Updated: Nov 20, 2019
The Mandalorian, the Star Wars Universe flagship of the new Disney+ streaming service, launched this week. Critics and fans alike immediately noted the ways in which it feels like a western set "A long time ago in a galaxy far, far away..." The Mandalorian does, in both style and concept, owe much to America's most enduring art form. Here, we'll detail the ways the show references the iconography and tropes of the Western.
From the moment the apertured doors open in the space cantina, the audience knows a showdown is coming. The titular bounty hunter stands framed in the door, his cape blowing in the wind, reminiscent of Clint Eastwood's likewise nameless character in Sergio Leone's Spaghetti Westerns.
In the inevitable fight, the Mandalorian uses one of the mainstays of the Western genre, the lasso. Updated with a grappling hook and fired from a gauntlet, the lasso is immediately recognizable nonetheless.
The lasso is one of the most iconic symbols of the cowboy. It was first introduced to audiences by Texas Jack Omohundro in 1872, as a part of the stage show The Scouts of the Prairie. A veteran Chisholm Trail cowboy himself, Texas Jack demonstrated trick roping, and used his lasso in the show to capture renegade Indians and a villain named "Wolf Slayer." After Jack's death, his friend Buffalo Bill Cody wrote a dime novel about Omohundro called "Texas Jack, the Lasso King."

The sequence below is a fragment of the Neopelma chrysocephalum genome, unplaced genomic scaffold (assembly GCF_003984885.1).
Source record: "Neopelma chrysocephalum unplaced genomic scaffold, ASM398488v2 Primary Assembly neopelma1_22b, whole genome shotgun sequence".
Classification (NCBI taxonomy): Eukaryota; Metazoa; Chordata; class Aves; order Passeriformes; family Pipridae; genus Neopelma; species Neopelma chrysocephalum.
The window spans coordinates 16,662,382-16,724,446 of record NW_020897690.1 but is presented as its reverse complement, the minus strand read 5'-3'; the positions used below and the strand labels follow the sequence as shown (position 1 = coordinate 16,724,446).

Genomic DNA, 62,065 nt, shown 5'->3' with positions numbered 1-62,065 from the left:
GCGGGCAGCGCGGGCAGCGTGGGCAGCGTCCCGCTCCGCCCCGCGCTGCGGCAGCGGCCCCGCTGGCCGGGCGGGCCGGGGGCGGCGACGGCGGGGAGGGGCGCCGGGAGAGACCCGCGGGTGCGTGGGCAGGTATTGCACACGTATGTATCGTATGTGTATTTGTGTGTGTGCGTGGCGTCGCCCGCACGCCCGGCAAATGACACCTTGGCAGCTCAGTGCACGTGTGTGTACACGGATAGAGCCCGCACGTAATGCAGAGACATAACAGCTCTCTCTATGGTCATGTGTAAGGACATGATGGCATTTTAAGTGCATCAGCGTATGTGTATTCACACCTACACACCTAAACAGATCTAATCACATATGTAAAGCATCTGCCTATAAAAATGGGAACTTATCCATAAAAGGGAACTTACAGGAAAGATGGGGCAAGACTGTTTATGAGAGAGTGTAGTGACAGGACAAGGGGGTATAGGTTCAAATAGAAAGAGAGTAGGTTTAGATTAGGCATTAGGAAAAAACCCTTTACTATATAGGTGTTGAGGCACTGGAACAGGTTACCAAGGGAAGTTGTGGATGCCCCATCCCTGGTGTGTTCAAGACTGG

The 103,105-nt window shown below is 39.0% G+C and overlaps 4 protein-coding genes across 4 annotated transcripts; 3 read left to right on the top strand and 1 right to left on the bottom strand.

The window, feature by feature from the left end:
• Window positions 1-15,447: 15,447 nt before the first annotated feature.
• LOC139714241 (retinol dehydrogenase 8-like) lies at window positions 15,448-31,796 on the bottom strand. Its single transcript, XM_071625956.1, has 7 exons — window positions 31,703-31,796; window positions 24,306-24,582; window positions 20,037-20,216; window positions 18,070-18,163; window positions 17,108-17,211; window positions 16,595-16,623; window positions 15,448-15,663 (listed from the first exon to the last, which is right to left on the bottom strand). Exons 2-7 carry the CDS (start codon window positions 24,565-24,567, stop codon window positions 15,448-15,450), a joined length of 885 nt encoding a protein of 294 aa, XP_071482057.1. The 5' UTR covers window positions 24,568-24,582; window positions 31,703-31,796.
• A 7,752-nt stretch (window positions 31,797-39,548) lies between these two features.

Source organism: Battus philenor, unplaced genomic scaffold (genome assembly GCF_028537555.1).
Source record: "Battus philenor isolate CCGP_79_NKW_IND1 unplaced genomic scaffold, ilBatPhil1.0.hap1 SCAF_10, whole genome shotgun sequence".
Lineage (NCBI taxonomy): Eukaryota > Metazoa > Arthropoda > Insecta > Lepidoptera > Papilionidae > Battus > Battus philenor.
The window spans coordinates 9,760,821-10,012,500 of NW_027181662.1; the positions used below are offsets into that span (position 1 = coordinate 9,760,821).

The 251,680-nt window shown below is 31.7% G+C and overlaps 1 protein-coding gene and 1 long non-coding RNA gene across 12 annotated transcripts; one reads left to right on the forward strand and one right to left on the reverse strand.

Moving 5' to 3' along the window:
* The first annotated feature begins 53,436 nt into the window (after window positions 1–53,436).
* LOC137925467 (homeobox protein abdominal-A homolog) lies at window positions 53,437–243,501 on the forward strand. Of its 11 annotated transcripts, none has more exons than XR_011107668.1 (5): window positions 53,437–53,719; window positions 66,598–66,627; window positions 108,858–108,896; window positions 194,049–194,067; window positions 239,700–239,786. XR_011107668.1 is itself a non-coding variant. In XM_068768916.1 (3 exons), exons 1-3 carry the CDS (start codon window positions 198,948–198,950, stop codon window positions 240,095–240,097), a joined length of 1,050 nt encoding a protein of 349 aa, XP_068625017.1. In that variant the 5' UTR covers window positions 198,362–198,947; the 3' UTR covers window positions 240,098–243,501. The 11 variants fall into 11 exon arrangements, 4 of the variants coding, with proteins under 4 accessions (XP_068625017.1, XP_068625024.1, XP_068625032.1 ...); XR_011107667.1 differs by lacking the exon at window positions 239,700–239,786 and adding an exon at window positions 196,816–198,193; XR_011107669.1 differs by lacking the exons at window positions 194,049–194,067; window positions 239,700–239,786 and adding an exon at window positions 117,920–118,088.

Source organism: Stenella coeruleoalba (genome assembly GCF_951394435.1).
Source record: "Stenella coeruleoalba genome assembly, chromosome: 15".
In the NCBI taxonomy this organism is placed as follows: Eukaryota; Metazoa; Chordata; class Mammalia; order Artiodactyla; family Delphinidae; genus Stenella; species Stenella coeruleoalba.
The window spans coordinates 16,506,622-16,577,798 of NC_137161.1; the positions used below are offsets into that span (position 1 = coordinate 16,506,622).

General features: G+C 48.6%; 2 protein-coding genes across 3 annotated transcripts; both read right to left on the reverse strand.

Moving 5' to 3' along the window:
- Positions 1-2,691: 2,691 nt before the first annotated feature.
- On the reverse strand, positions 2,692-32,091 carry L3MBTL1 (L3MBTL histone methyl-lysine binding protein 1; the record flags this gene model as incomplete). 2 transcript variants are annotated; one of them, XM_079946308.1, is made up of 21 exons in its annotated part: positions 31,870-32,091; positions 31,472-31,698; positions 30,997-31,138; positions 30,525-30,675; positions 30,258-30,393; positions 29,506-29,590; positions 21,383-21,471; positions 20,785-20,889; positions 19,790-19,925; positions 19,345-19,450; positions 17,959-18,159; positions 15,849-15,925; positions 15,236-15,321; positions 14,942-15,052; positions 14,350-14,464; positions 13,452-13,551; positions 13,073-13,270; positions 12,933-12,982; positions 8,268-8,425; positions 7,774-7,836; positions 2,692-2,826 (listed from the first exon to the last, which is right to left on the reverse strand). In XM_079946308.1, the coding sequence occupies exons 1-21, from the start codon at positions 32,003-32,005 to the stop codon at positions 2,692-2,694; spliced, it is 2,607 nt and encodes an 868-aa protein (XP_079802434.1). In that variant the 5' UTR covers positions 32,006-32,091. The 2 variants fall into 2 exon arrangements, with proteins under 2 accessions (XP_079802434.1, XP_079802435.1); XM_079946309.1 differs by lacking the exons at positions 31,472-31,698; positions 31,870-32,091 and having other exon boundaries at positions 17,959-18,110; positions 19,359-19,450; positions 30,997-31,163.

The other imagery we can trace back to Texas Jack and Buffalo Bill is "the trusty steed." The horses of those famous men had names like Buckskin Joe, Yellow Chief, Black Belle, Tall Bull, and Firefly. Buffalo Bill's 1879 autobiography described a meeting with General Custer, with Custer dismayed at the sight of Bill's old mule:
I was ordered by the commanding officer to guide General Custer to his desired destination, and I soon received word from the General that he would start out in the morning with the intention of making the trip in one day. Early in the morning, after a good night's rest, I was on hand, mounted on my large mouse-colored mule—an animal of great endurance—and ready for the journey; when the General saw me, he said:
"Cody, I want to travel fast and go through as quickly as possible, and I don't think that mule of yours is fast enough to suit me."
"General, never mind the mule," said I, "he'll get there as soon as your horses. That mule is a good one," as I knew that the animal was better than most horses.
"Very well; go ahead, then," said he, though he looked as if he thought I would delay the party on the road.
For the first fifteen miles, until we came to the Smoky Hill River, which we were to cross, I could hardly keep the mule in advance of the General, who rode a frisky, impatient and ambitious thoroughbred steed; in fact, the whole party was finely mounted. The General repeatedly told me that the mule was "no good," and that I ought to have had a good horse. But after crossing the river and striking the sand-hills, I began letting my mule out a little, and putting the "persuaders" to him. He was soon out-traveling the horses, and by the time we had made about half the distance to Fort Larned, I occasionally had to wait for the General or some of his party, as their horses were beginning to show signs of fatigue.
"General, how about this mule, anyhow?" I asked, at last.
"Cody, you have a better vehicle than I thought you had," was his reply.